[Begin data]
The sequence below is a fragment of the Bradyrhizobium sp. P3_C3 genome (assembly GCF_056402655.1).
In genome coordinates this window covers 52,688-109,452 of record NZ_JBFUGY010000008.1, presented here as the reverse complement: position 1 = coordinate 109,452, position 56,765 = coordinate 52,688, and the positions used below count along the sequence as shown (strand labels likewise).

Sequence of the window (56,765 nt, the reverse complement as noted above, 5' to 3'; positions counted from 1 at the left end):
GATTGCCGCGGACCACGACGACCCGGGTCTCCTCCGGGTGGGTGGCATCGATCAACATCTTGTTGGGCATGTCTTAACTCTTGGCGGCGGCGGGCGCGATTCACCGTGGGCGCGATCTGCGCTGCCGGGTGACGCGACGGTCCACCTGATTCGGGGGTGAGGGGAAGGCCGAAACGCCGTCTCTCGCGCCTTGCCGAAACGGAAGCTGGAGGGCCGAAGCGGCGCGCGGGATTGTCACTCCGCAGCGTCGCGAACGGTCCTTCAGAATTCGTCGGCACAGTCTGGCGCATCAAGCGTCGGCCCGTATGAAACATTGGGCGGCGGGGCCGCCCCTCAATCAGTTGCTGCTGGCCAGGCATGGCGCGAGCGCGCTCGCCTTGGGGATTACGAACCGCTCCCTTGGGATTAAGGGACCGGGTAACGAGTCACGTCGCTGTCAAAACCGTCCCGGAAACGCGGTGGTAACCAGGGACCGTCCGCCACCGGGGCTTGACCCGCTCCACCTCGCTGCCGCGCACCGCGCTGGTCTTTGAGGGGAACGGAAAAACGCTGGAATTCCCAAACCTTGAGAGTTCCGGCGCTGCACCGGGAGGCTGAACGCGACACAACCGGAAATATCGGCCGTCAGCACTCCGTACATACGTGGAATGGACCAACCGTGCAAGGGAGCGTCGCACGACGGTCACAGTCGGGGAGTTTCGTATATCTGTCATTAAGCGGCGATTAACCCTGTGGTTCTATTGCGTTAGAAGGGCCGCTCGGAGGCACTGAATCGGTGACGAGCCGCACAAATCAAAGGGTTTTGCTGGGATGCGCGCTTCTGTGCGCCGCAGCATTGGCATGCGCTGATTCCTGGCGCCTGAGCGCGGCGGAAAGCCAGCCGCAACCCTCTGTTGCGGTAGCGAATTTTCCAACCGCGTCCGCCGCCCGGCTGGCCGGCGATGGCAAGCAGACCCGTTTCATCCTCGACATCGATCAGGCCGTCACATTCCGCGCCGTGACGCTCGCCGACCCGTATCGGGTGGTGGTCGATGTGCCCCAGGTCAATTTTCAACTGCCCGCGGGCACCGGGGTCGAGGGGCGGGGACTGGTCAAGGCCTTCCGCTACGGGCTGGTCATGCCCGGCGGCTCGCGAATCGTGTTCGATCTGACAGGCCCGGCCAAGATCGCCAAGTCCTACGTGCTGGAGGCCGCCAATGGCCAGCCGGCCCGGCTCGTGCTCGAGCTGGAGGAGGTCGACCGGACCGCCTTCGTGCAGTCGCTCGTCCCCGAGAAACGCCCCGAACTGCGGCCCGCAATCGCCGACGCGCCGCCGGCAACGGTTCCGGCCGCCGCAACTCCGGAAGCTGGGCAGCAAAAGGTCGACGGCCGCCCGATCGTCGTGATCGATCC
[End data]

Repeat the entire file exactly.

The sequence below is a fragment of the Bradyrhizobium sp. P3_C3 genome (assembly GCF_056402655.1).
In genome coordinates this window covers 52,688-109,452 of record NZ_JBFUGY010000008.1, presented here as the reverse complement: position 1 = coordinate 109,452, position 56,765 = coordinate 52,688, and the positions used below count along the sequence as shown (strand labels likewise).

Sequence of the window (56,765 nt, the reverse complement as noted above, 5' to 3'; positions counted from 1 at the left end):
GATTGCCGCGGACCACGACGACCCGGGTCTCCTCCGGGTGGGTGGCATCGATCAACATCTTGTTGGGCATGTCTTAACTCTTGGCGGCGGCGGGCGCGATTCACCGTGGGCGCGATCTGCGCTGCCGGGTGACGCGACGGTCCACCTGATTCGGGGGTGAGGGGAAGGCCGAAACGCCGTCTCTCGCGCCTTGCCGAAACGGAAGCTGGAGGGCCGAAGCGGCGCGCGGGATTGTCACTCCGCAGCGTCGCGAACGGTCCTTCAGAATTCGTCGGCACAGTCTGGCGCATCAAGCGTCGGCCCGTATGAAACATTGGGCGGCGGGGCCGCCCCTCAATCAGTTGCTGCTGGCCAGGCATGGCGCGAGCGCGCTCGCCTTGGGGATTACGAACCGCTCCCTTGGGATTAAGGGACCGGGTAACGAGTCACGTCGCTGTCAAAACCGTCCCGGAAACGCGGTGGTAACCAGGGACCGTCCGCCACCGGGGCTTGACCCGCTCCACCTCGCTGCCGCGCACCGCGCTGGTCTTTGAGGGGAACGGAAAAACGCTGGAATTCCCAAACCTTGAGAGTTCCGGCGCTGCACCGGGAGGCTGAACGCGACACAACCGGAAATATCGGCCGTCAGCACTCCGTACATACGTGGAATGGACCAACCGTGCAAGGGAGCGTCGCACGACGGTCACAGTCGGGGAGTTTCGTATATCTGTCATTAAGCGGCGATTAACCCTGTGGTTCTATTGCGTTAGAAGGGCCGCTCGGAGGCACTGAATCGGTGACGAGCCGCACAAATCAAAGGGTTTTGCTGGGATGCGCGCTTCTGTGCGCCGCAGCATTGGCATGCGCTGATTCCTGGCGCCTGAGCGCGGCGGAAAGCCAGCCGCAACCCTCTGTTGCGGTAGCGAATTTTCCAACCGCGTCCGCCGCCCGGCTGGCCGGCGATGGCAAGCAGACCCGTTTCATCCTCGACATCGATCAGGCCGTCACATTCCGCGCCGTGACGCTCGCCGACCCGTATCGGGTGGTGGTCGATGTGCCCCAGGTCAATTTTCAACTGCCCGCGGGCACCGGGGTCGAGGGGCGGGGACTGGTCAAGGCCTTCCGCTACGGGCTGGTCATGCCCGGCGGCTCGCGAATCGTGTTCGATCTGACAGGCCCGGCCAAGATCGCCAAGTCCTACGTGCTGGAGGCCGCCAATGGCCAGCCGGCCCGGCTCGTGCTCGAGCTGGAGGAGGTCGACCGGACCGCCTTCGTGCAGTCGCTCGTCCCCGAGAAACGCCCCGAACTGCGGCCCGCAATCGCCGACGCGCCGCCGGCAACGGTTCCGGCCGCCGCAACTCCGGAAGCTGGGCAGCAAAAGGTCGACGGCCGCCCGATCGTCGTGATCGATCC